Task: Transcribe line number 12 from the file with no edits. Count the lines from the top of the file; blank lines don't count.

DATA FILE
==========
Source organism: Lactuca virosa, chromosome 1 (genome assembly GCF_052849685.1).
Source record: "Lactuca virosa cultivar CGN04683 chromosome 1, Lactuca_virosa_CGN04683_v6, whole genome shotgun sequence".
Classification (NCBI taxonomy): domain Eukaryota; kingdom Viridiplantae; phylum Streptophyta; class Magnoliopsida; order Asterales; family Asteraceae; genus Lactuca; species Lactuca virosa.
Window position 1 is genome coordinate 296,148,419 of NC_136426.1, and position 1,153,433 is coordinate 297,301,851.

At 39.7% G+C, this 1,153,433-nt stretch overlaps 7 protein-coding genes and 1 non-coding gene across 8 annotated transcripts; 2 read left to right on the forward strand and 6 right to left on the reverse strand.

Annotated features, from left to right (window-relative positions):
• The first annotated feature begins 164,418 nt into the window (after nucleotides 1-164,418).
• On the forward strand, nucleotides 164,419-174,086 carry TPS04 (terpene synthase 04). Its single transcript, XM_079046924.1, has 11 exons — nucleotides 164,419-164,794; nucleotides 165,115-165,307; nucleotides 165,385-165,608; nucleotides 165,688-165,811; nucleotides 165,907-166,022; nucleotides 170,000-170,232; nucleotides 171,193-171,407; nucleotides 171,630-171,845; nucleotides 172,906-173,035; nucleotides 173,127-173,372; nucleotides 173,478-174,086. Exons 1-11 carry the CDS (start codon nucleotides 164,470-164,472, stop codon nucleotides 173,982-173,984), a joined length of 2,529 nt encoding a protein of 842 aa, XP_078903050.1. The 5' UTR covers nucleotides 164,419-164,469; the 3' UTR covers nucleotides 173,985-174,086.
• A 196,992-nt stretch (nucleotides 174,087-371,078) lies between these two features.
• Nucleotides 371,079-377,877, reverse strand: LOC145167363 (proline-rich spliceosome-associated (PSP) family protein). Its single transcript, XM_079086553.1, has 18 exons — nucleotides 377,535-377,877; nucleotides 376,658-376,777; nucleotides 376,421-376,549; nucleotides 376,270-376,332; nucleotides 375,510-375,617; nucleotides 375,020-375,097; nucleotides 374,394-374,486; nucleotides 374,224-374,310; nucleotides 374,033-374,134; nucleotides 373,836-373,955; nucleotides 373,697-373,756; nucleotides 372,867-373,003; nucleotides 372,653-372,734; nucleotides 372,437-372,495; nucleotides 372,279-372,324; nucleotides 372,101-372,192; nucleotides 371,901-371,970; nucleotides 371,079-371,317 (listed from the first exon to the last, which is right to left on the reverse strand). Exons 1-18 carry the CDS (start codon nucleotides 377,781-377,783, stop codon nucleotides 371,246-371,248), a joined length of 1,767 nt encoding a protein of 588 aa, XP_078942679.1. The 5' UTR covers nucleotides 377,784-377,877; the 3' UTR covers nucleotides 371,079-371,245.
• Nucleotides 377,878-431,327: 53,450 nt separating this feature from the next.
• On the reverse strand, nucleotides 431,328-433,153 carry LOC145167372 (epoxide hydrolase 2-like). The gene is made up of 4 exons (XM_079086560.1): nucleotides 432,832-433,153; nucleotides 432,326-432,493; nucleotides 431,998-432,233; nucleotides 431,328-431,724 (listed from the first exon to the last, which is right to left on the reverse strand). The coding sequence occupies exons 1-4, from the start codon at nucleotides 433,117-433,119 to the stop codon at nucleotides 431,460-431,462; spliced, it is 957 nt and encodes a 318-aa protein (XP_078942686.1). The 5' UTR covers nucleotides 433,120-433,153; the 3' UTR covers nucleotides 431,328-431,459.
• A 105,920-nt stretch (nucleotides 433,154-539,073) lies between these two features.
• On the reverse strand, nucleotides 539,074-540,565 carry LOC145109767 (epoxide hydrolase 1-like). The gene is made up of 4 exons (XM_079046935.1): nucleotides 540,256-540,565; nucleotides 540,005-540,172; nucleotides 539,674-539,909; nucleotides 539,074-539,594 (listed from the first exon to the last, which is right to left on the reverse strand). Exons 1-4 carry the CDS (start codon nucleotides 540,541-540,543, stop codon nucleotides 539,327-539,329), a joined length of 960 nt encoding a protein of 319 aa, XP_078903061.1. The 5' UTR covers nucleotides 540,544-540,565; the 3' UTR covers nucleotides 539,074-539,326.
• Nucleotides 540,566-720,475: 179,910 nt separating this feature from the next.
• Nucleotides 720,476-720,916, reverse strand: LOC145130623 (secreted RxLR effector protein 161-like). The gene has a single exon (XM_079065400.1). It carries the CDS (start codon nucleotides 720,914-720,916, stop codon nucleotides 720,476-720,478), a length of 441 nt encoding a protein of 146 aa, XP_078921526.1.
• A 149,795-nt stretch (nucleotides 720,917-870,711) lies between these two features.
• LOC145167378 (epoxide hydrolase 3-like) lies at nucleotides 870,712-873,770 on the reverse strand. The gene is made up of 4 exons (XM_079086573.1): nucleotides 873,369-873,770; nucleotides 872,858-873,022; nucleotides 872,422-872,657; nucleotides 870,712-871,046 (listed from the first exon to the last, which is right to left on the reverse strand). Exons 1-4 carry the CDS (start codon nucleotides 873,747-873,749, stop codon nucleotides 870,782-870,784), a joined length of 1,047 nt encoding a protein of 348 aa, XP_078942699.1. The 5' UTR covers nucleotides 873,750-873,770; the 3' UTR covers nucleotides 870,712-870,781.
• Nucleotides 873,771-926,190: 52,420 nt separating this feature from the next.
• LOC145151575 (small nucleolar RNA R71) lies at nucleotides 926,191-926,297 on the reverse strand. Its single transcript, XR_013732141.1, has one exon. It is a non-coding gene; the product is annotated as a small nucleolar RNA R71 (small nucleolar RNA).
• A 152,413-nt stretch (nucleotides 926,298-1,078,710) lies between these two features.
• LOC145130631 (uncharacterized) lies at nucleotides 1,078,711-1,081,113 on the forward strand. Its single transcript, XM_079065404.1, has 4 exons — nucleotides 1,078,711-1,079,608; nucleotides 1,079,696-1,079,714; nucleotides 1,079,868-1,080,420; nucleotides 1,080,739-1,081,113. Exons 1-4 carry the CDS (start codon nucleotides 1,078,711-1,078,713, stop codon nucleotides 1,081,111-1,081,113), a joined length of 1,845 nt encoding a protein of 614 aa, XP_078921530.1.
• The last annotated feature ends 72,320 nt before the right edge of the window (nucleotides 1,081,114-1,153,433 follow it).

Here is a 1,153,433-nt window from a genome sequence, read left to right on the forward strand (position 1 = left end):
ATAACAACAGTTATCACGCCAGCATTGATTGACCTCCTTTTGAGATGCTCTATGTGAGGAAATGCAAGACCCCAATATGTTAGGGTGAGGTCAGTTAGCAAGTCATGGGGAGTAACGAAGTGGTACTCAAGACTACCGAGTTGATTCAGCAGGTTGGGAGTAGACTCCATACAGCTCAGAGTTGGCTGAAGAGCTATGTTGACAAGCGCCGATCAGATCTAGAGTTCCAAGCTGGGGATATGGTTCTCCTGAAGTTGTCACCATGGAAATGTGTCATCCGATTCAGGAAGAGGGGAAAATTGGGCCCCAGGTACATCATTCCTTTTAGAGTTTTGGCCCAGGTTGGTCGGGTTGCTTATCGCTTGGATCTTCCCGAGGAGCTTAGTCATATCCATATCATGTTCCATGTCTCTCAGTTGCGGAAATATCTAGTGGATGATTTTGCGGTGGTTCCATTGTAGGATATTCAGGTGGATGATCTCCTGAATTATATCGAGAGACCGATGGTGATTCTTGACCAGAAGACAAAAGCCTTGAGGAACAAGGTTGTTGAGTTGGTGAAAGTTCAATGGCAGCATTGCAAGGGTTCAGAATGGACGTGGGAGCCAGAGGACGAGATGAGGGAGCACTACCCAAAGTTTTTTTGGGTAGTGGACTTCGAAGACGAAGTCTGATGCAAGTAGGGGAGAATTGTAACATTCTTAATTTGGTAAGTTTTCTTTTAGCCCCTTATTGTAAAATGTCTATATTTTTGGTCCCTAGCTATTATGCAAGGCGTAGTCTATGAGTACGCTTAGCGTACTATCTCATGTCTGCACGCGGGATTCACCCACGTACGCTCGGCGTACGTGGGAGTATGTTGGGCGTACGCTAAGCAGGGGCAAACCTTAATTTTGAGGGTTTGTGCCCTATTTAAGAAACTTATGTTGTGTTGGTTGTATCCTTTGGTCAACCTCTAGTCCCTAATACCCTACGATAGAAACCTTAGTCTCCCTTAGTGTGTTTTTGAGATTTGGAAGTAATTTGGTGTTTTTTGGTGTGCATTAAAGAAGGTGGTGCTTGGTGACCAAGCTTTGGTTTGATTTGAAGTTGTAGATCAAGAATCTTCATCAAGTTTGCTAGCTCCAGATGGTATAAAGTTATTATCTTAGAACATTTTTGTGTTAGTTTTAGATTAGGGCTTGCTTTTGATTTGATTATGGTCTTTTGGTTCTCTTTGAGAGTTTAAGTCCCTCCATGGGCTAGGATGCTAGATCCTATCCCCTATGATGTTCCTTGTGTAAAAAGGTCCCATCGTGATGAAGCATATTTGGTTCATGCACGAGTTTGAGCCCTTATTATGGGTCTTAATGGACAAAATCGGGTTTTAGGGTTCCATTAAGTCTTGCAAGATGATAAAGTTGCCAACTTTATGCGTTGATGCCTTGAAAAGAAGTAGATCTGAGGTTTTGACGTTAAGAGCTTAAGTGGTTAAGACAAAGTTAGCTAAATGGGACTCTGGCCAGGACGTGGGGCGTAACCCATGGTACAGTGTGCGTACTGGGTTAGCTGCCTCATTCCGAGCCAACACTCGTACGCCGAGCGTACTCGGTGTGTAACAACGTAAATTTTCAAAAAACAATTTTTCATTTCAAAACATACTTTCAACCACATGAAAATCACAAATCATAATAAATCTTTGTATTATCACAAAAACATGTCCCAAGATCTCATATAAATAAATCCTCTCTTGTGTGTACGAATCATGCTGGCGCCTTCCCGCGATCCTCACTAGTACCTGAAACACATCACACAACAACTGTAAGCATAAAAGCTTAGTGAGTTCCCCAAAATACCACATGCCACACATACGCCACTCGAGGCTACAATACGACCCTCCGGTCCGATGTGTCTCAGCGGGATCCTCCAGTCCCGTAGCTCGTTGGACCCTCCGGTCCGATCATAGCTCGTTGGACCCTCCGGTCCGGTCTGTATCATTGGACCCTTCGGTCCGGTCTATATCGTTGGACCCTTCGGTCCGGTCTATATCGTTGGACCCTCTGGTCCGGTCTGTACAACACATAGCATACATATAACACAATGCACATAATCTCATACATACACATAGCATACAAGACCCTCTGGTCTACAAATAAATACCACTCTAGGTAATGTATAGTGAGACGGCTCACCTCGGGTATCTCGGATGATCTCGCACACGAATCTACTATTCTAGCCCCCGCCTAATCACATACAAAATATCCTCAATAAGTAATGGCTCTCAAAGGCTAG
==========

• On the reverse strand, nucleotides 431,328-433,153 carry LOC145167372 (epoxide hydrolase 2-like). The gene is made up of 4 exons (XM_079086560.1): nucleotides 432,832-433,153; nucleotides 432,326-432,493; nucleotides 431,998-432,233; nucleotides 431,328-431,724 (listed from the first exon to the last, which is right to left on the reverse strand). The coding sequence occupies exons 1-4, from the start codon at nucleotides 433,117-433,119 to the stop codon at nucleotides 431,460-431,462; spliced, it is 957 nt and encodes a 318-aa protein (XP_078942686.1). The 5' UTR covers nucleotides 433,120-433,153; the 3' UTR covers nucleotides 431,328-431,459.